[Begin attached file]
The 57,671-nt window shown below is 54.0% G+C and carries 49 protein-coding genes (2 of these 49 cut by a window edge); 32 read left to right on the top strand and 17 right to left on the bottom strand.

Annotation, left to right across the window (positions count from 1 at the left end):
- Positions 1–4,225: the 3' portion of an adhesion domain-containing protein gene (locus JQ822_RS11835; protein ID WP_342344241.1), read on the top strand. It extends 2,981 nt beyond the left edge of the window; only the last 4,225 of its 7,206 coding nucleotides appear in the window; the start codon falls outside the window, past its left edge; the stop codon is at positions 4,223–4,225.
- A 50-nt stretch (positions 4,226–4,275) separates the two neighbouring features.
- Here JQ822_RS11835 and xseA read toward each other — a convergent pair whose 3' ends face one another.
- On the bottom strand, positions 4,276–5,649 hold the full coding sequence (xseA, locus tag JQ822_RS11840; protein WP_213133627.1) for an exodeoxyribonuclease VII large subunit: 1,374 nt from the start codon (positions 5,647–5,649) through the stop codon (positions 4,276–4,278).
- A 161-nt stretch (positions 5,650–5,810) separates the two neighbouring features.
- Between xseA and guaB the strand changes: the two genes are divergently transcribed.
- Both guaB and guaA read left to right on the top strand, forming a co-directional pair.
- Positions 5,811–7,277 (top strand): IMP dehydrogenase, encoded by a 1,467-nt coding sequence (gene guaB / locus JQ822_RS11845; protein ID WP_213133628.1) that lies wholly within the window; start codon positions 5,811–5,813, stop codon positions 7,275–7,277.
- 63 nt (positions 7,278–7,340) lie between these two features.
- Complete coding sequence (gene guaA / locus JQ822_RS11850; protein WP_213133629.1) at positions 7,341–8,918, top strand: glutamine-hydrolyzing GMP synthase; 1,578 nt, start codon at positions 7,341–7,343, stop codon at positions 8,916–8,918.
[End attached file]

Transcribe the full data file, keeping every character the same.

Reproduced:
The 57,671-nt window shown below is 54.0% G+C and carries 49 protein-coding genes (2 of these 49 cut by a window edge); 32 read left to right on the top strand and 17 right to left on the bottom strand.

Annotation, left to right across the window (positions count from 1 at the left end):
- Positions 1–4,225: the 3' portion of an adhesion domain-containing protein gene (locus JQ822_RS11835; protein ID WP_342344241.1), read on the top strand. It extends 2,981 nt beyond the left edge of the window; only the last 4,225 of its 7,206 coding nucleotides appear in the window; the start codon falls outside the window, past its left edge; the stop codon is at positions 4,223–4,225.
- A 50-nt stretch (positions 4,226–4,275) separates the two neighbouring features.
- Here JQ822_RS11835 and xseA read toward each other — a convergent pair whose 3' ends face one another.
- On the bottom strand, positions 4,276–5,649 hold the full coding sequence (xseA, locus tag JQ822_RS11840; protein WP_213133627.1) for an exodeoxyribonuclease VII large subunit: 1,374 nt from the start codon (positions 5,647–5,649) through the stop codon (positions 4,276–4,278).
- A 161-nt stretch (positions 5,650–5,810) separates the two neighbouring features.
- Between xseA and guaB the strand changes: the two genes are divergently transcribed.
- Both guaB and guaA read left to right on the top strand, forming a co-directional pair.
- Positions 5,811–7,277 (top strand): IMP dehydrogenase, encoded by a 1,467-nt coding sequence (gene guaB / locus JQ822_RS11845; protein ID WP_213133628.1) that lies wholly within the window; start codon positions 5,811–5,813, stop codon positions 7,275–7,277.
- 63 nt (positions 7,278–7,340) lie between these two features.
- Complete coding sequence (gene guaA / locus JQ822_RS11850; protein WP_213133629.1) at positions 7,341–8,918, top strand: glutamine-hydrolyzing GMP synthase; 1,578 nt, start codon at positions 7,341–7,343, stop codon at positions 8,916–8,918.